Now, in most cases, the personas created will rely on insights focused on a singular, service-oriented, context. Due to time and budget, participants will be interviewed, or asked, to share and rationalise their experiences just about takeaway services; this is the focus of the project after all, why would we explore anything else? Their responses, along with the sampling criteria mentioned above, will guide the structure of the personas. However, although we have some light data around who these participants are, we have only engaged them in a single context. Yet, effective personas are meant to be versions of a real person, including motivations, emotional triggers, psychological traits etc. This typically leads to interpretations of the participants' overall character, based upon their demeanour during the fieldwork and the research team's assumptions on what they MIGHT do in contexts outside of the service scope. Now, some guesswork is always likely and bias will always crop up in any project, but the aim should always be to limit either as much as possible. The more that is present, the more likely that the persona’s become a work of biased fiction as they do empirical insight. 

Building rich 3D personas you can rely on

We use a digital methodology (research strategy) that allows you to gather data about multiple aspects of your audience/persona’s life; all of which will intersect to influence their relationship with your brand, products and services. This can be done using a mixture of interviews and ethnography, as multiple contexts and identities can be viewed across time and location.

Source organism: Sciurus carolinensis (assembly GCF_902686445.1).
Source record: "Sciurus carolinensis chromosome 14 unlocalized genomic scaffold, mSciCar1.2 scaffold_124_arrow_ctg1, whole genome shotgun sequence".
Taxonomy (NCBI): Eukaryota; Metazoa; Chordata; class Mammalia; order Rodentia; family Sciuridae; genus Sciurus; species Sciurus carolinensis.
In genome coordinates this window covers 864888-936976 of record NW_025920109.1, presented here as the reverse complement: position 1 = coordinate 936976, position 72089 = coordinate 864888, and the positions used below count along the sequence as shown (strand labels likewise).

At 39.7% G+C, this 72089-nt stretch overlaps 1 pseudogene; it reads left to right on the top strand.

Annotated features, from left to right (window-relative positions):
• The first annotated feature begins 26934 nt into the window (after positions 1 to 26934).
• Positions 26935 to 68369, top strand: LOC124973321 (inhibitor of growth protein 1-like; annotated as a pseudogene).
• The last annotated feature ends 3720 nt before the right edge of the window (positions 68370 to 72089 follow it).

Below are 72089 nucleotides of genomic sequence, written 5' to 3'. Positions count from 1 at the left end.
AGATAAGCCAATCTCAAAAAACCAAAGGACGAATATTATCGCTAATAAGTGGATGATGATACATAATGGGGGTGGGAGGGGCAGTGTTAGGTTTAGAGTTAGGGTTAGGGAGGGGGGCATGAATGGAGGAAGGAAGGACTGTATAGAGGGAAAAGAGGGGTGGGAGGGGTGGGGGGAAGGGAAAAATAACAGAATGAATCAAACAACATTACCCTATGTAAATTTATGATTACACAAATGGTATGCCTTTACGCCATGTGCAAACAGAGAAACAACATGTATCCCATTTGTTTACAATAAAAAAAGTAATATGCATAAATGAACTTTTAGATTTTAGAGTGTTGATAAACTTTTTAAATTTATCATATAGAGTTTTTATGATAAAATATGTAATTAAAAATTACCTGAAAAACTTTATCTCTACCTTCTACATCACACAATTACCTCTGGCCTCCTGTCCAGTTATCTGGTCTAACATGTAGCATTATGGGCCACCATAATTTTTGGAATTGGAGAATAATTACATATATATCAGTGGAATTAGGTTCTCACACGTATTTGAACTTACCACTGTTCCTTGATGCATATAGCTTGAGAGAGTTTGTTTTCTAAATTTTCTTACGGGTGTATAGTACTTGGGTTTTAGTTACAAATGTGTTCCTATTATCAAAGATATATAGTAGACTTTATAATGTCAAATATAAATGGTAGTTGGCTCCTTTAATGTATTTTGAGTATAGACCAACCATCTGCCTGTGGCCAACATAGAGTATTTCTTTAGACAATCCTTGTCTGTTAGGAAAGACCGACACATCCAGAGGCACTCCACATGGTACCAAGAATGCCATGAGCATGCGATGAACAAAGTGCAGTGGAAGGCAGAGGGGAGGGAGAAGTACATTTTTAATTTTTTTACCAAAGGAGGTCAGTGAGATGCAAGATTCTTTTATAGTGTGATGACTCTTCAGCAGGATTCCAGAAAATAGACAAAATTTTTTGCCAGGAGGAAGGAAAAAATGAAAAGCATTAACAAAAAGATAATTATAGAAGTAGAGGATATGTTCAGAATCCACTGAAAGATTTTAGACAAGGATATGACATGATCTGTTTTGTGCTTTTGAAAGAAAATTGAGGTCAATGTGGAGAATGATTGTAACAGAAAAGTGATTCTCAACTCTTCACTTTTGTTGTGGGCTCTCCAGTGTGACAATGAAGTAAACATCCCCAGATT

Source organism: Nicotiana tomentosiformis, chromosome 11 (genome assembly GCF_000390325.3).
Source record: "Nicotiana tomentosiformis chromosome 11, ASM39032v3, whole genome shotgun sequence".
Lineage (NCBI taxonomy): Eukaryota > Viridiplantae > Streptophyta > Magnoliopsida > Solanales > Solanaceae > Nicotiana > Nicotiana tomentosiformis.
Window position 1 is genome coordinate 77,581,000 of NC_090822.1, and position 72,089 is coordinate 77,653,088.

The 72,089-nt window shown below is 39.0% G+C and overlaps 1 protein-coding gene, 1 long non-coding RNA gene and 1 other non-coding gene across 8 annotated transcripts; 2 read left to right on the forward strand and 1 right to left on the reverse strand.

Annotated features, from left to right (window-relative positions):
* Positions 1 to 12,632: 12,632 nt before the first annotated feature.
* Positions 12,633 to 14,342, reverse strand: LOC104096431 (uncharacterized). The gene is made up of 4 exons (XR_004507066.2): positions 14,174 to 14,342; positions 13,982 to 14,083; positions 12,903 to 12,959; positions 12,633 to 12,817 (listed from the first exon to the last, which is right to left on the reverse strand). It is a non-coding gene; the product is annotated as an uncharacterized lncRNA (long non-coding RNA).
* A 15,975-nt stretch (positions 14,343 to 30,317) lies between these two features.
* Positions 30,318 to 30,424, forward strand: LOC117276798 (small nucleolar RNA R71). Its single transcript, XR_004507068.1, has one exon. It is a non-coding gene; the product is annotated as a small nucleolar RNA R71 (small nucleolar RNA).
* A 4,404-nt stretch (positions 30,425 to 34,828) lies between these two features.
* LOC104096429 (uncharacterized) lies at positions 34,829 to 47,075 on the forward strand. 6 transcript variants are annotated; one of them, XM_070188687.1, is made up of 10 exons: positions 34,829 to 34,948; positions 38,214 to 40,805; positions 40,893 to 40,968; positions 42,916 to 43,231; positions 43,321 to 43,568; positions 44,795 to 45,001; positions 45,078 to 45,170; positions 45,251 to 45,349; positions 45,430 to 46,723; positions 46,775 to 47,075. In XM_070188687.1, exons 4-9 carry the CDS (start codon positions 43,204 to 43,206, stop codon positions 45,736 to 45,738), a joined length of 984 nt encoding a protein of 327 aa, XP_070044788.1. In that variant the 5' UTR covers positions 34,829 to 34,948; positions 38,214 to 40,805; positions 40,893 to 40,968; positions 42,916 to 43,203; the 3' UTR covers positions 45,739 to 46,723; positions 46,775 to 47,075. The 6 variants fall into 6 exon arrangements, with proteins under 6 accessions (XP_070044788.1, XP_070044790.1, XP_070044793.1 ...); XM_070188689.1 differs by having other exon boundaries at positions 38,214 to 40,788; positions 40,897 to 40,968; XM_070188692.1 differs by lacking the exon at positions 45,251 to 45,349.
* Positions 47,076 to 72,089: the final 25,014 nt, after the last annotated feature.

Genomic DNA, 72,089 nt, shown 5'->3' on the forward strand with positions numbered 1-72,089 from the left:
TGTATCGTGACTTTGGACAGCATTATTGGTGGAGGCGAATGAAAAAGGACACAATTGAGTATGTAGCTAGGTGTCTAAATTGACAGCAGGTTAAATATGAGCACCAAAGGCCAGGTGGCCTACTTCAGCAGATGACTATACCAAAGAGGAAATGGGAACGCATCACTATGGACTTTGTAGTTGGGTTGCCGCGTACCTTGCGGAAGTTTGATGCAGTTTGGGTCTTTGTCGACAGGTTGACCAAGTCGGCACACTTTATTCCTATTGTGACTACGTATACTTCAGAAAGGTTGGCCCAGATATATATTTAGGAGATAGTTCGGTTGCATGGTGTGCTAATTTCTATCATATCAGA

Connecting with participants over a number of days, directly through their phones, means that you can explore their lives and experiences in detail when they are at home, at work, in the shops or relaxing. You can capture their emotions throughout the day, or when they are tasked with engaging with a service at specific and random times. Importantly, you have greater opportunities to gather up insights into other areas of their life, which will still influence their behaviours and choices. When it comes to creating personas, guesswork is greatly reduced and so is the risk of making business decisions that fail to connect with target audiences.

One additional aspect to consider (if you work for an agency) is that we’re finding personas are a great way of helping clients visualise insight when we present our work. They provide a creative focal point through which we can talk about our findings, tell stories and bring the whole project to life.